Old Mo’s fond food memories of town
The delectable faggots from Grimley’s
LOOKING Back reader Old Mo’ has been sent some more brilliant recollections into the newspaper.
The last time he wrote in Old Mo spoke of Simpkin and James around the time of Loughborough Fair and this time round his memories have a distinctly foody flavour to them.
Old Mo writes: “Many, I am sure, will remember the Cattle Market, where the Christmas Fat Stock Show took place, and where the finest animals were awarded prizes. Here, the butchers of the county and our local butchers would bid against each other for their prize beasts.
“The winners would display rosettes and prizes in their shops. They were so proud to present the ‘best’, and impress their customers.
“This was a period when customers showed their loyalty to their butcher.
“If a butcher sold his business, the goodwill was sold on too. In those days, there was such a vast choice of shops. One remained loyal, and in return, was offered good service.
“There were two types of butcher: the Pork butcher, who originally sold only pork products, and the others, who only sold pork when there was an ‘ R’ in the month!
“Loughborough was well known for its pork butchers, who all prided themselves on their productions. For example, Lac- ey’s, of Derby Square, sent their pork pies all over the country, and would deliver them within 24 hours.
“It was not ‘Christmas’ unless one had the traditional Christmas morning breakfast of a Lacey’s Pork Pie.
“Then, one remembers the old established Hasenfuss pork butcher, in Ward’s End.
“Their finest quality products contained no preservatives, therefore needed to be consumed within two or three days. Troubling, then, to have to acknowledge that, during the First World War, this family shop was attacked, and windows were broken, just because the family were of German origin.
“The first lady Mayor of Loughborough (1947-8), Miss Hilda Dormer, was a member of the Dormer family, whose butcher’s business, located in Derby Square, next to Lacey’s, was well known for delicious faggots!
“Also well remembered was Barker, the butcher’s business on Toothill Road. On Tuesday teatimes, one took an empty basin along to the shop, and returned home with a basinful of hot faggots and gravy!
“For the present generation, the most notable butcher who produced faggots was Grimley’s, in Baxter Gate, until they closed. They were the last of the greatest!
“However, ‘what goes around, comes around’, as the saying goes, and perhaps it is not too late for an enterprising person to obtain the secrets of delectable faggots from the Grimley family. Perhaps the last chance to retain part of the borough’s past?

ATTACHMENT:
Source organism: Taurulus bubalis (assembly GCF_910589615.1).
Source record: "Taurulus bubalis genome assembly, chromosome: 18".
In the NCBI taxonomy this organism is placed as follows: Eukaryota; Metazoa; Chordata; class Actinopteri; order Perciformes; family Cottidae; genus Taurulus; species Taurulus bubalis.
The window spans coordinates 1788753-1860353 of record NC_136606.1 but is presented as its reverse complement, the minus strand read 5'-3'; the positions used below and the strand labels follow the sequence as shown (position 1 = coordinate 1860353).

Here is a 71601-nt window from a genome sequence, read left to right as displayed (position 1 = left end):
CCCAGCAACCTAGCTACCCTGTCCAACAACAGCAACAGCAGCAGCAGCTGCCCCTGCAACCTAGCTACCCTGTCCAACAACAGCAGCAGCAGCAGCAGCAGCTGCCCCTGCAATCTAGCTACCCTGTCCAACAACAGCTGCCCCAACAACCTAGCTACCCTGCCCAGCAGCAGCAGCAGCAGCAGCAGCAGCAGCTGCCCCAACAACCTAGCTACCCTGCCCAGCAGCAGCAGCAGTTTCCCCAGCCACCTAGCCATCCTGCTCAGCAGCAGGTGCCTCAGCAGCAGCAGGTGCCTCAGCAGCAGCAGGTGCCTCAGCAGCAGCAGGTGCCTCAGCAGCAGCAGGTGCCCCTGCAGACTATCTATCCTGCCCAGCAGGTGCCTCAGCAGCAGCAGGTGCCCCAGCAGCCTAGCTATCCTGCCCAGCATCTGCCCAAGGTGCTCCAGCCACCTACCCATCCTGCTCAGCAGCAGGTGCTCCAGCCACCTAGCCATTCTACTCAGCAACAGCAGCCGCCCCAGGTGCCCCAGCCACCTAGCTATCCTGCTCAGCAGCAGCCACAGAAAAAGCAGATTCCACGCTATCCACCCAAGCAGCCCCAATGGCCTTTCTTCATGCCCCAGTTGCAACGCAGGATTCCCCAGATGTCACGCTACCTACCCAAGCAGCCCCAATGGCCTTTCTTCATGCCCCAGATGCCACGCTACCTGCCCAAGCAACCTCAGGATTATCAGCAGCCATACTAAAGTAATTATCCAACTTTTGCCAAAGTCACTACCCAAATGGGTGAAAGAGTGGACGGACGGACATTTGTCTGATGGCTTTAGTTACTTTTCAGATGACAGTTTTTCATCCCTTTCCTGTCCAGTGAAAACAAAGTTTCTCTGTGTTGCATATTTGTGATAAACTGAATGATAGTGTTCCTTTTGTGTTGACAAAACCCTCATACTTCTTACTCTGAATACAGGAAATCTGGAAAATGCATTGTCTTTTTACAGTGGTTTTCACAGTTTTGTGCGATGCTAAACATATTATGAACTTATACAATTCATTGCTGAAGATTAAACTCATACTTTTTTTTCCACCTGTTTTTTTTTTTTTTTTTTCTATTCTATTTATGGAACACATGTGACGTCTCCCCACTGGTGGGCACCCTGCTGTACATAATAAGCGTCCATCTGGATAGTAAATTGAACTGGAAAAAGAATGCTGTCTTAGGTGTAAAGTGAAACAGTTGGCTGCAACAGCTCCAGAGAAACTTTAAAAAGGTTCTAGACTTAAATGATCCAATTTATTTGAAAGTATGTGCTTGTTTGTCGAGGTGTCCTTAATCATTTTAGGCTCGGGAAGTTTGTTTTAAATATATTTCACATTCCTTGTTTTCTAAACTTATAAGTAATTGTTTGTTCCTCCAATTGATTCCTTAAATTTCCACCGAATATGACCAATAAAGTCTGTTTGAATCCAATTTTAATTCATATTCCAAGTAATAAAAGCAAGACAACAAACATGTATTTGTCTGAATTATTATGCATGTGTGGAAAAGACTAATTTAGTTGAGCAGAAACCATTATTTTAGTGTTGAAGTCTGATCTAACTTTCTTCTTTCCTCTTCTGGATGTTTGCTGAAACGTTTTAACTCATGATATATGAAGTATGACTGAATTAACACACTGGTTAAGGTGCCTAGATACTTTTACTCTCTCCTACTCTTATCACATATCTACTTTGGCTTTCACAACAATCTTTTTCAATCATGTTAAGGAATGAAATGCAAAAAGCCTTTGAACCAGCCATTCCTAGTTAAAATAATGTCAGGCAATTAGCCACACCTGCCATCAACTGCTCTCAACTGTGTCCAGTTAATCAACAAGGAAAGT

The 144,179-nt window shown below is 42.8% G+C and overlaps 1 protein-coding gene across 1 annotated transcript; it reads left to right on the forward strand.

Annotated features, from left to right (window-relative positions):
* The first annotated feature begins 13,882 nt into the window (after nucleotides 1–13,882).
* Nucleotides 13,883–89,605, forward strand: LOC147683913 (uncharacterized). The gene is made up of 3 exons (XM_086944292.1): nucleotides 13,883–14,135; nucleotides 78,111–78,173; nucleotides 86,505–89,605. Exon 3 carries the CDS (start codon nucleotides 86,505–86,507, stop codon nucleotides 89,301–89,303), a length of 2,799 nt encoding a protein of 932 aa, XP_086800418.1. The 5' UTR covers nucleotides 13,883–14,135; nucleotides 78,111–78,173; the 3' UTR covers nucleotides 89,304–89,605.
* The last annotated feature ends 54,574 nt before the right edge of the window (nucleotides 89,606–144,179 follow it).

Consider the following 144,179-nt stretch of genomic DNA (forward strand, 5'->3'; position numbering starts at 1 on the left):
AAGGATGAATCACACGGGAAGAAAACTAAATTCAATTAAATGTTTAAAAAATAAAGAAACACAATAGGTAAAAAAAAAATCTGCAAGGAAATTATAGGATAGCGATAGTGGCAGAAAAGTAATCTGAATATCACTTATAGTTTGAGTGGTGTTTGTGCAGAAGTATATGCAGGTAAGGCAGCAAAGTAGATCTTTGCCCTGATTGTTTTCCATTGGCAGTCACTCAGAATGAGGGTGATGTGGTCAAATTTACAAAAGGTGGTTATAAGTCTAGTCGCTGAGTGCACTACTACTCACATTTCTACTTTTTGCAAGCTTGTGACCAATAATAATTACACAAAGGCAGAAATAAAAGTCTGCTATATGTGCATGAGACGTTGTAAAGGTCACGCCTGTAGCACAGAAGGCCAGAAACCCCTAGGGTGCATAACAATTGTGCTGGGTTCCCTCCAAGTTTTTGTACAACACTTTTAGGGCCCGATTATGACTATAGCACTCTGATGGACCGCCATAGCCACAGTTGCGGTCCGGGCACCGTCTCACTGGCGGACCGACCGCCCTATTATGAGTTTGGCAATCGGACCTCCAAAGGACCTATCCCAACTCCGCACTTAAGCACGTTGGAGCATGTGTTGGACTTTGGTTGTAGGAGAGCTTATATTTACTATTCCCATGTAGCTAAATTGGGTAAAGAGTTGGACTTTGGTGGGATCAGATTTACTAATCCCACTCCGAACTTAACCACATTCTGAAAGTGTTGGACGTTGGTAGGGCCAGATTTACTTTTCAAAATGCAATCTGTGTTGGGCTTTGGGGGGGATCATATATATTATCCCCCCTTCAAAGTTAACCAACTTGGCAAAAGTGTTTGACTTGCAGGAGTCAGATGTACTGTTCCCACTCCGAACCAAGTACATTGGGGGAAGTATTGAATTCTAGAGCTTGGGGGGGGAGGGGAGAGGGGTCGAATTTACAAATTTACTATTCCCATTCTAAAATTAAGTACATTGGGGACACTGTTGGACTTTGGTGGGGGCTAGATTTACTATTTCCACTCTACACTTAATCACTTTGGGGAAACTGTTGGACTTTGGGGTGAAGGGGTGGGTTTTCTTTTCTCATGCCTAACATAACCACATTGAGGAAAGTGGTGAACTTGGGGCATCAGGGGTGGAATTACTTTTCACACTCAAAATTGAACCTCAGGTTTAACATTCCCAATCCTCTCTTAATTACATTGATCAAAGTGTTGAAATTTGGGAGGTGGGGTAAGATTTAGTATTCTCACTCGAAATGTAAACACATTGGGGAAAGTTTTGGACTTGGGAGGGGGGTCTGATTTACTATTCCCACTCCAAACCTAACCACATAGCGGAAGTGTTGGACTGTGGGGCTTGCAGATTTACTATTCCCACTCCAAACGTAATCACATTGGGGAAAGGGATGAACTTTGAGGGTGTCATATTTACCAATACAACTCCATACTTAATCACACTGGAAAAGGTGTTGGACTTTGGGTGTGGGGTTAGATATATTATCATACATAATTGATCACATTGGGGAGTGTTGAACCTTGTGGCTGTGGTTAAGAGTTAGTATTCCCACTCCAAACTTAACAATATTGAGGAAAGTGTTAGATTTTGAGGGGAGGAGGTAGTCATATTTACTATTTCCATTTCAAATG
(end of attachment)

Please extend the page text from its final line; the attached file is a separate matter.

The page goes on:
“During the war there were certain foods that were not rationed. Sausage was one such food. This was because sausage could neither be called ‘pork’ nor ‘beef’; they consisted of only a percentage of meat.
“The Taylors, a brother and sister from Wymeswold, stood on Loughborough Market, selling homemade sausages and pies. Enormous queues formed there.
The business of Roberts and Birch, in the Market Place, had queues forming from 6 o’clock in the morning, just to buy their sausages and pies!
“At one period, they made luxury game sausages. These were almost always available, due to the high price.
“What came first? Money or food?
“Nothing today can compare to the taste of these butchers’ products, especially when we consider the wartime restrictions that were imposed upon them. Maybe it was just the tasty natural seasonings or the lack of additives that delighted our taste buds! Certainly, their art of using the “best one had” died with them all.
“Other thoughts of food come to mind.
“At Christmas, before the war, a charitable event would be organised, which was known as ‘Rob- in’s Breakfast’. This involved the poorest local children going to the Town Hall, where meals were provided by generous businessmen.
“One would see the children making their way to the Town Hall, early in the morning of Christmas Eve. (or was it Christmas Day morning?
“Are there any Loughborough Echo readers who can shed light upon this, for me, please?)
“During the war, the old Labour Club building in Fennel Street was used as a British Restaurant (a non-profit Government run establishment) that provided meals at a reasonably priced alternative to the local commercial eating places.
“My aunt managed one of the British restaurants, and I well remember enjoying a meal of sausages and mash on Saturdays, at a cost of 6 old pence.
“In the evening, my uncle had a different role to perform - to go and put rat poison down; essential for the public’s health, without a doubt.
“My final thought: People needed fuel to cook their food, and I remember the Gas Works in Greenclose Lane, which would be packed solid with people with trucks, prams etc., waiting to obtain a ration of coke, at 6 old pence a tranche.
“Whether it be sausages or fuel, it was quite natural to queue for everything that was off ration! What days those were!”
Artist’s impression of shop redevelopment printed in the Loughborough Echo March 20th 1964, at the corner of Churchgate and Victory Passage. and included Bailey’s butchers. There had been a butcher’s on the same site since 1837. Mr J T Bailey took over the premises in 1909.